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3 Unexpected Ways My Life Changed When I Cut Out Alcohol For A Month

This year, I decided to participate in Dryuary in solidarity with my dad and sister. For those of you who haven’t heard of it, Dryuary is a campaign sponsored by Moderation Management, a behavioral change program and national support network based in St. Louis, Missouri. For the entire month of January, participants abstain from alcohol while being encouraged in their efforts by daily emails from the Dryuary website written by former Dryuary participants and health and wellness experts. The ultimate goal of Dryuary isn’t to treat or cure people with existing alcohol-dependency issues, but rather to inspire them to reevaluate their relationship with alcohol and give their bodies a well-deserved break from the toxic and damaging effects of the ever-popular liquid courage.

I’ll admit, I’ve tried to participate in Dryuary once before and “failed”: last year, I successfully completed two weeks alcohol-free, but then scratched that progress by attending and delighting in the annual holiday party held by the wine store I was working for at the time. I wasn’t about to miss out on decade-old bottles of fine, British Columbian wine, let me tell you!

This year, however, after several weeks of indulgent family fun over the holidays, I was that much more motivated to not only attempt but actually complete Dryuary. And somehow, despite intermittent cravings, I managed to go all 31 days of January without consuming a single drop of alcohol (*pats self on back*). More surprisingly, however, the benefits of my actions were more than just financial in nature. The following are some of the areas of my life that were profoundly affected by my going dry:

1. My social life.

During my six-and-a-half years of postsecondary education, my “social” budget (which generally encompassed eating out, going for drinks or coffee, and attending concerts or other social events and the like) ranged between $250-$300 per month. During the first month of 2018, the grand total of my “social” expenses amounted to exactly $109.32. Of course, part of my overall frugality of this past month had to do with the fact that I was unemployed, but nevertheless, there’s no denying that cutting out alcohol from your lifestyle makes a huge difference in your bank account.

What’s more, I was also surprised to discover that abstaining from alcohol in social situations wasn’t the hardest part of the Dryuary challenge for me. It was actually quite easy; it became a bit like a game to try and figure out what fun beverage I was going to treat myself to instead. For instance, one time I went on a date at this local bar and opted for a non-alcoholic ginger beer while my date drank beer. Another night, my friends came over and we made a home-cooked meal and drank sparkling water and lime. And one Friday night when I was really craving a drink, I raided my parents’ alcohol and cocktail supplies cabinet and fashioned a concoction (in a whiskey glass and all) of ginger beer and cranberry juice. In the end, not drinking in social situations proved to be a non-issue for me.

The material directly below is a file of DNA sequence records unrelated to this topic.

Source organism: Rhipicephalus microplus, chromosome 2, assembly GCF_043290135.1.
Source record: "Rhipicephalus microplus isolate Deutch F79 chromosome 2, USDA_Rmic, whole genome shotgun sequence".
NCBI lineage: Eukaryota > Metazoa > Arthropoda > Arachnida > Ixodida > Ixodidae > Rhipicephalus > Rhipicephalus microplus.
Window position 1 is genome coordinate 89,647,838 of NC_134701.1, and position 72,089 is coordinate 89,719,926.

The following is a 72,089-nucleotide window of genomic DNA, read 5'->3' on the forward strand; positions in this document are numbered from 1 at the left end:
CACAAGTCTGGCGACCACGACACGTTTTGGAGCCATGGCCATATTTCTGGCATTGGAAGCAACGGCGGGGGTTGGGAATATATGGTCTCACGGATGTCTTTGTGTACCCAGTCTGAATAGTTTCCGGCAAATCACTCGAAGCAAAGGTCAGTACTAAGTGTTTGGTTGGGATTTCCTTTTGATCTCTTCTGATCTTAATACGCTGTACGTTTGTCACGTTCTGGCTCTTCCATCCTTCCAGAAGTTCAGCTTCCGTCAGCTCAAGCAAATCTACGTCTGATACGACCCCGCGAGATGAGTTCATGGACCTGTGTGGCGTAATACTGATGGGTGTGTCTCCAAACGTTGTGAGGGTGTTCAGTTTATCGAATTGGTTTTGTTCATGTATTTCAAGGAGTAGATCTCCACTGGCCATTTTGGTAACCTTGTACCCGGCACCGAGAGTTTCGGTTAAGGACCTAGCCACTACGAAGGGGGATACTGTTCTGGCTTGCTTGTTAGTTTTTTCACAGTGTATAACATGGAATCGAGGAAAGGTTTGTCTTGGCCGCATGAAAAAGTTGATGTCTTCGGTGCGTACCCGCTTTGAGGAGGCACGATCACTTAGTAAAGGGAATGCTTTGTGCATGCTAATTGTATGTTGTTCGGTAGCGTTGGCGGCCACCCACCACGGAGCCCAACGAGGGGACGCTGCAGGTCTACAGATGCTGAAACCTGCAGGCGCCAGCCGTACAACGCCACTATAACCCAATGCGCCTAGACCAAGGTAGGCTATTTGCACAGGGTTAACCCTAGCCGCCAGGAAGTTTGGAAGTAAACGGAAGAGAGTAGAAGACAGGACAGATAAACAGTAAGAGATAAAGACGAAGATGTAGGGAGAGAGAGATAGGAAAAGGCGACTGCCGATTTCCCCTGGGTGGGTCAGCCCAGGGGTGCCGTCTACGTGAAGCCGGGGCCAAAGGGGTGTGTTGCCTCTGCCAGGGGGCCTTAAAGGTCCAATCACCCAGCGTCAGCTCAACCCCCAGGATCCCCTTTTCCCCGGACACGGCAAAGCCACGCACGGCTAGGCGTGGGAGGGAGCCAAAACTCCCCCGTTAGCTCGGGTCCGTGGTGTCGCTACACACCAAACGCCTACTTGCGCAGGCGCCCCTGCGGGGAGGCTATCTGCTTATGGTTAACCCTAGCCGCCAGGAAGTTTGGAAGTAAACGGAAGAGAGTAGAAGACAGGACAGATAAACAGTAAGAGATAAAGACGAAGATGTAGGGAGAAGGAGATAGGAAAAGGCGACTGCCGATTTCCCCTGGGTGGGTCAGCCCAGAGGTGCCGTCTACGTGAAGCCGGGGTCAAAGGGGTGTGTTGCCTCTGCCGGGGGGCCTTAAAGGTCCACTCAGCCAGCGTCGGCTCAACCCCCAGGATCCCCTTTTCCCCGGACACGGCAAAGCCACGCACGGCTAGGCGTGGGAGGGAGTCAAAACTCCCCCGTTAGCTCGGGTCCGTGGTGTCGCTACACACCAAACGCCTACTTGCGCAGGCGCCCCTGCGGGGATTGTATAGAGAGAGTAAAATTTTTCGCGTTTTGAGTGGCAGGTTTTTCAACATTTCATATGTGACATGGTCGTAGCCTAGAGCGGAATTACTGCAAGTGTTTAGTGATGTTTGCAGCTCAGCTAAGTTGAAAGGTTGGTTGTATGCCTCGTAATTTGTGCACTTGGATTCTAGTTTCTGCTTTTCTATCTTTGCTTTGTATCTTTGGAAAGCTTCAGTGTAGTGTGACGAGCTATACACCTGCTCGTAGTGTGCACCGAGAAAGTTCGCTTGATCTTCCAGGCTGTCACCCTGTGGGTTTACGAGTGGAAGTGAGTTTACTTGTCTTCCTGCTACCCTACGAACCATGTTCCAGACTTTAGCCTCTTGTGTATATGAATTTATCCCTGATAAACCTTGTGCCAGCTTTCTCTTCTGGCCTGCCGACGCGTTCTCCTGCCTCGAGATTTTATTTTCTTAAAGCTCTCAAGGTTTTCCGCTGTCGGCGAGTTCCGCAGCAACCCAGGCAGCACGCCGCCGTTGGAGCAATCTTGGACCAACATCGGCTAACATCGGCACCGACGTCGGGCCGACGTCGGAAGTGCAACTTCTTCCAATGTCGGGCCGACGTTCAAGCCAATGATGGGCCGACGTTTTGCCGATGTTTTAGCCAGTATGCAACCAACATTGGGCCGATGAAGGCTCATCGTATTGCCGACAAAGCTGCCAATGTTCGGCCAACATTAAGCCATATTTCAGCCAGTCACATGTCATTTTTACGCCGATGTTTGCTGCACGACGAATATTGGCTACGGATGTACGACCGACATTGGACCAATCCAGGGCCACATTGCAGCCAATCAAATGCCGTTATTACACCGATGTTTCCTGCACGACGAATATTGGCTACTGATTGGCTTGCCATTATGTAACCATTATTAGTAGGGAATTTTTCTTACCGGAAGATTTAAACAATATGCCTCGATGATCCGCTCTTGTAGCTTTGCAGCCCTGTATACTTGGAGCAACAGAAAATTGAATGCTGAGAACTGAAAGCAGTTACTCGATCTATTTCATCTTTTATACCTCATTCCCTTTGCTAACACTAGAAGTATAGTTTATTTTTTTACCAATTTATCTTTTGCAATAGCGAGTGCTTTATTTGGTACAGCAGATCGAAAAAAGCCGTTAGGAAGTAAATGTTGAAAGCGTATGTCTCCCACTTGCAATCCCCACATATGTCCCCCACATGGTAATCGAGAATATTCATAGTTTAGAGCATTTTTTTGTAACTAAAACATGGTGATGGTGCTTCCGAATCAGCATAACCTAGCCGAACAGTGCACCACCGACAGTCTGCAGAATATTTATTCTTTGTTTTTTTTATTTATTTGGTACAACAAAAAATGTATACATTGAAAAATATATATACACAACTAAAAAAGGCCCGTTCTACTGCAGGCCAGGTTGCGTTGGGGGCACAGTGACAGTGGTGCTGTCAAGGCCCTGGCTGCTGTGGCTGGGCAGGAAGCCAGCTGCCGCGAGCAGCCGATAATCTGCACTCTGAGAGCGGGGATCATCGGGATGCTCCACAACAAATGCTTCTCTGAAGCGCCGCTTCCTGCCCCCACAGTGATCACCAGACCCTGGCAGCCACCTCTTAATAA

2. My mental health.

I have suffered from varying levels of anxiety for much of my adult life, but this month, I found that stressful situations didn’t seem to phase me as much as they have in the past, and I was a lot less quick to feel anxious or panicked such situations. I also found that my overall sense of presence and awareness was significantly enhanced. I felt like I was able to communicate and listen better and more effectively in my social interactions, and I was able to experience things like joy and happiness more deeply. In addition, my overall energy levels were higher, as I wasn’t subjected to the occasional sluggishness or lethargy that often result from over-consumption (or even moderate consumption) of alcohol, and I had fewer interrupted or restless nights of sleep.

3. My relationship with alcohol.

Probably the most interesting result of this Dryuary challenge was the realization that the only real times I really craved alcohol were when I was anxious or upset about something. Being the only sober one amongst others who were drinking, as I previously mentioned, wasn’t much of an issue; coming home at the end of a particularly stressful or frustrating day, on the other hand, was a bit trickier to deal with. In those moments of longing for that one glass of red wine or that one bottle of craft beer, my water bottle or my tea mug were my most trusted friends. Ultimately, those moments were quite the wake-up call that has since inspired me to be more mindful of and careful about the circumstances under which I choose to drink alcohol. To that effect, Dryuary was a blessedly mind-opening and (literally) sobering experience for me, and I’m looking forward to seeing if I can pull it off again next year.

Raya Polyak holds an M.A. in Hispanic Studies from the University of British Columbia and recently relocated back to Seattle, Washington to start her professional career. She enjoys travel, reading, wine, and tracking her finances on meticulously organized Excel spreadsheets.

Image via Unsplash

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